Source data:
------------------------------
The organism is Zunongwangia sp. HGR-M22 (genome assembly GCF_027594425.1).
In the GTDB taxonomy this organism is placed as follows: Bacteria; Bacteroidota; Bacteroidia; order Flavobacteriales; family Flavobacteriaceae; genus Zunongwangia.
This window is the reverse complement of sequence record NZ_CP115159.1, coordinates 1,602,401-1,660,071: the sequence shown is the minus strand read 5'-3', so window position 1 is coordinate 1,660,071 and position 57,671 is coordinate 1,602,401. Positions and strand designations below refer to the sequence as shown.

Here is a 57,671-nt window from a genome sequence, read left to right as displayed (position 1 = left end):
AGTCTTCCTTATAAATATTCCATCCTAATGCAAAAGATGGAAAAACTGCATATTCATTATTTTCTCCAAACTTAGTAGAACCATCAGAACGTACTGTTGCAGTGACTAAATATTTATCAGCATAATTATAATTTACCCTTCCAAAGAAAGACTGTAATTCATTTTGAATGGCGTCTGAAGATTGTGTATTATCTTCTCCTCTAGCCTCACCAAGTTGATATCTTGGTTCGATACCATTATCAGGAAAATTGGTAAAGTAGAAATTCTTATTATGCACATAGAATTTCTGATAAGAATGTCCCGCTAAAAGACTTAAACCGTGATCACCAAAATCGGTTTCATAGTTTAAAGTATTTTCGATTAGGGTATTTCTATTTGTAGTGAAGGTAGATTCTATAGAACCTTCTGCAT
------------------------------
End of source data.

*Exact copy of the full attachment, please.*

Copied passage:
The organism is Zunongwangia sp. HGR-M22 (genome assembly GCF_027594425.1).
In the GTDB taxonomy this organism is placed as follows: Bacteria; Bacteroidota; Bacteroidia; order Flavobacteriales; family Flavobacteriaceae; genus Zunongwangia.
This window is the reverse complement of sequence record NZ_CP115159.1, coordinates 1,602,401-1,660,071: the sequence shown is the minus strand read 5'-3', so window position 1 is coordinate 1,660,071 and position 57,671 is coordinate 1,602,401. Positions and strand designations below refer to the sequence as shown.

Here is a 57,671-nt window from a genome sequence, read left to right as displayed (position 1 = left end):
AGTCTTCCTTATAAATATTCCATCCTAATGCAAAAGATGGAAAAACTGCATATTCATTATTTTCTCCAAACTTAGTAGAACCATCAGAACGTACTGTTGCAGTGACTAAATATTTATCAGCATAATTATAATTTACCCTTCCAAAGAAAGACTGTAATTCATTTTGAATGGCGTCTGAAGATTGTGTATTATCTTCTCCTCTAGCCTCACCAAGTTGATATCTTGGTTCGATACCATTATCAGGAAAATTGGTAAAGTAGAAATTCTTATTATGCACATAGAATTTCTGATAAGAATGTCCCGCTAAAAGACTTAAACCGTGATCACCAAAATCGGTTTCATAGTTTAAAGTATTTTCGATTAGGGTATTTCTATTTGTAGTGAAGGTAGATTCTATAGAACCTTCTGCAT